Mozart reminds us that nothing in life should be taken too seriously.

Utzon Room, Sydney Opera House
July 19, 2014

As the crowd gathered beneath the illuminated concrete ribs of the Utzon Room, the repetitive drone of tuning violins floated upon the air. “You can tell it’s live when you hear them warm up,” someone remarked loudly. Obvious though it might have seemed, there could be no truer statement. The tactility and intimacy of the chamber setting offers a unique shared experience between musician and audient, and the Australian Haydn Ensemble’s second performance of the year was testament to this.

Beginning the program was the String Quartet Op. 39 No 3 by Boccherini – a skilled cellist and prolific composer whose work has been frequently neglected by contemporary performers. While the beginning was tentative, lead violin Paul Wright confidently led the way, ultimately careening through the work. The tricky scalic and intervallic passages of the opening movement fuelled a constant energy, yet rhythmic and tonal clarity was sometimes lacking between members of the ensemble. As the evening progressed though, the performers clearly relaxed into themselves and the music.

A greater cohort of musicians appeared for the second piece. Woodwind, horns and low strings joined the existing ensemble, in an ‘amplified’ arrangement of Haydn’s String Quartet Op. 71 No 2 by Paul Wranitzky. While it is common for larger works to be reduced, the opposite is not so common. In doing so, Wranitzky has created a more complex and overwhelming aural experience. His orchestration comes to full fruition with the lush texture of the middle movements. Again, the ensemble seemed a little unsettled, with the horns too eager on some of their entries. Perhaps more unsettling though was the audience’s hesitant clapping between movements. No one seemed sure whether to applaud after the triumphant ending of a movement or at the very conclusion of a piece, and as a result, a smattering of uncertain applause disrupted every piece.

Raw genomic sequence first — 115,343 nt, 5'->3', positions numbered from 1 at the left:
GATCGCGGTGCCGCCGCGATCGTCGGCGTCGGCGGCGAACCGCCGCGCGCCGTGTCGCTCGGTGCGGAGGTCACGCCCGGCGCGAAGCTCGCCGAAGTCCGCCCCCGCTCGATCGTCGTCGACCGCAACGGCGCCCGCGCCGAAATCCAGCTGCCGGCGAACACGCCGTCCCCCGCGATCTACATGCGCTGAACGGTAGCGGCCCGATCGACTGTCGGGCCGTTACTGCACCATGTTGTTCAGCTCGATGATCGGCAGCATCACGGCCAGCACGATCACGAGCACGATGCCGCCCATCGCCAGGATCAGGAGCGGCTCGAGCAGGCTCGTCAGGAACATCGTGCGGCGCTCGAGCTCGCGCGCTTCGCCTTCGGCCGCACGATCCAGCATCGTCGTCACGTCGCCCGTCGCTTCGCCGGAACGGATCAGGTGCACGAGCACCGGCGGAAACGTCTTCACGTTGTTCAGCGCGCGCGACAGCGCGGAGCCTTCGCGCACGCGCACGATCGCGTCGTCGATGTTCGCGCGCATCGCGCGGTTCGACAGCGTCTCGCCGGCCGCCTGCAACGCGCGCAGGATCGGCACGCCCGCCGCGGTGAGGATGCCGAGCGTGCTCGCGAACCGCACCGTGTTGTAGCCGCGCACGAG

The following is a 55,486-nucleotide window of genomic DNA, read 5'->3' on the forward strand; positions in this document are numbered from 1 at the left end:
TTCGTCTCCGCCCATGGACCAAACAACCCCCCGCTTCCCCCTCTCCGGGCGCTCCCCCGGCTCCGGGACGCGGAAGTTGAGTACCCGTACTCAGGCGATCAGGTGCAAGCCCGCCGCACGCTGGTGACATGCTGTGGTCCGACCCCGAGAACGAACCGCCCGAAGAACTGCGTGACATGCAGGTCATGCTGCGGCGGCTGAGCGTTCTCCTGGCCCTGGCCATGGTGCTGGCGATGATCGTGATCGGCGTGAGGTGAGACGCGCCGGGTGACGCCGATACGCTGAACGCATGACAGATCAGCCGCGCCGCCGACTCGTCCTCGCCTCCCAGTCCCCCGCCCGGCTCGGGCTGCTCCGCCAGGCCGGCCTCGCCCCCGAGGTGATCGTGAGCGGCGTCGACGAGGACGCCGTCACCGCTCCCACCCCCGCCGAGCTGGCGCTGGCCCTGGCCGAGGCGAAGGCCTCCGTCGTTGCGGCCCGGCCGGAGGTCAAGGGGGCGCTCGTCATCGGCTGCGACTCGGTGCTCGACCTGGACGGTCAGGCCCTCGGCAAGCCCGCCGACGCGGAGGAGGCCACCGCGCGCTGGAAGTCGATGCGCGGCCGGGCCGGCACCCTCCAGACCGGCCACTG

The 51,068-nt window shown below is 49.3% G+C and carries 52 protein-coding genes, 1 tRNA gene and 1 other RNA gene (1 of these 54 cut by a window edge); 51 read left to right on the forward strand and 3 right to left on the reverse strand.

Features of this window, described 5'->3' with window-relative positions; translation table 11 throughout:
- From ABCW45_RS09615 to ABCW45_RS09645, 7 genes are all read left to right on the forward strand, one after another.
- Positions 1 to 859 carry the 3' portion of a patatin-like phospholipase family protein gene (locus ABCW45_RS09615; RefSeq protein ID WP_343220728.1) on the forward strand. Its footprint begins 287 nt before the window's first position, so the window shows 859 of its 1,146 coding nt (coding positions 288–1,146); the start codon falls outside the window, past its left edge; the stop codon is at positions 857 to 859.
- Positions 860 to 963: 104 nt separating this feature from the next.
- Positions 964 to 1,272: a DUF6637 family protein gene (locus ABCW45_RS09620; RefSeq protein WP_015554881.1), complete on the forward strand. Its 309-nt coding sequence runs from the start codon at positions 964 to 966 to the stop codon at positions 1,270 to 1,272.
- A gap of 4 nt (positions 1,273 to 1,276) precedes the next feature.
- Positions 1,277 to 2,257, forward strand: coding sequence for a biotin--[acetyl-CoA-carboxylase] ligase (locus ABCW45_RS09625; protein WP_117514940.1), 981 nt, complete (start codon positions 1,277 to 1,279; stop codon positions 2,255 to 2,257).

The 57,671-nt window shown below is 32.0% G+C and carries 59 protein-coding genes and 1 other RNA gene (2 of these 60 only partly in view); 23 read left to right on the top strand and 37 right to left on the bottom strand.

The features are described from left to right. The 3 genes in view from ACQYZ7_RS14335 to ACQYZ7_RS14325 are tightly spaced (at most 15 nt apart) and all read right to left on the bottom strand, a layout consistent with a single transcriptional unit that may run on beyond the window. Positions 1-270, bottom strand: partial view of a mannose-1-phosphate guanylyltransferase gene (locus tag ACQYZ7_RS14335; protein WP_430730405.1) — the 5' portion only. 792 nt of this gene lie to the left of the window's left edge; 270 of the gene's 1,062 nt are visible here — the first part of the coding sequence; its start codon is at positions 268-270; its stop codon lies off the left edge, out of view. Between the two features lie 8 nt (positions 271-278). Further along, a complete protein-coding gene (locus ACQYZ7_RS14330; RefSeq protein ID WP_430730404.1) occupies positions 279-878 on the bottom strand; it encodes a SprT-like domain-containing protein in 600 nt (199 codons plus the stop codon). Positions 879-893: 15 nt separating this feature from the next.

The instability of the opening works was finally replaced by a concrete sense of togetherness and ensemble in Haydn’s Concerto No 1 for Two Lira Organizzata in C Major. It would be difficult to imagine the solo voices performed by lira organizzata or hurdy gurdy (as originally scored), considering the agility with which they were played by oboe (Amy Power) and flute (Melissa Farrow). Haydn’s work is strangely delicate and yet dominating, with the driving pulse provided by the low strings.

Closing the evening was the program’s namesake, The Musical Joke by Mozart. The four-movement work is fraught with poor compositional practices, and is a parody of the institution of classical music. While most of the academic satire might have fallen on deaf ears, there was no ignoring the outrageous dissonance of the concluding chord. Try as he might to brashly celebrate musical incompetence, “there’s still plenty of joyous…intelligence in the Musical Joke”, as Anthony Albrecht’s program notes state. This aside, Mozart removes classical music from its pedestal of reverence and reminds us that nothing in life should be taken too seriously.

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